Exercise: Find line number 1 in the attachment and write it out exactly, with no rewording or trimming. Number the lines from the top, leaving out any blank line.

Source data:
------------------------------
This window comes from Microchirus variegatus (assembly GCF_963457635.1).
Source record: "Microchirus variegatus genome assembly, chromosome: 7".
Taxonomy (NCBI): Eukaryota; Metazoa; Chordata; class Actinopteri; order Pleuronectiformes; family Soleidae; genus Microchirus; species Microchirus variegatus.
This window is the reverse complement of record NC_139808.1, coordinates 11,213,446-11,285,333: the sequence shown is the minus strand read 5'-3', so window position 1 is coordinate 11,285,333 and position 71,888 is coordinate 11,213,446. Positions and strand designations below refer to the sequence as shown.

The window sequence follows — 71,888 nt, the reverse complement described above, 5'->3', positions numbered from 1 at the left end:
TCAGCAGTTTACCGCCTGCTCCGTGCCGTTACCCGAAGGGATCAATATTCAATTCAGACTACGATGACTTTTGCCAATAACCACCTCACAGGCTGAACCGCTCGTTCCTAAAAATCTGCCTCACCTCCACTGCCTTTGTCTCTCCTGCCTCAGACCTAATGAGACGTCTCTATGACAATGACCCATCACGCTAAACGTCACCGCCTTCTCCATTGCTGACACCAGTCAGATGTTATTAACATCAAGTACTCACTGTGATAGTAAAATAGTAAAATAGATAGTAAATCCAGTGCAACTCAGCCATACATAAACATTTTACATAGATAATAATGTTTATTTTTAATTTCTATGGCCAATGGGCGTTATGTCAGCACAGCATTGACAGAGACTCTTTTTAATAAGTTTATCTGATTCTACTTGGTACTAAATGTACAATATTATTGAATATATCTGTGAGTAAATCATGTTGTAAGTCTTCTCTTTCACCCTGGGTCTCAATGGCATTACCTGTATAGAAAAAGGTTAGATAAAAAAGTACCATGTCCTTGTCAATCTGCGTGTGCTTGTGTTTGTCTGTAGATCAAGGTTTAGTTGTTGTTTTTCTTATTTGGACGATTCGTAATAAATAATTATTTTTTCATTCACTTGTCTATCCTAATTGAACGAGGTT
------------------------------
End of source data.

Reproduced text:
This window comes from Microchirus variegatus (assembly GCF_963457635.1).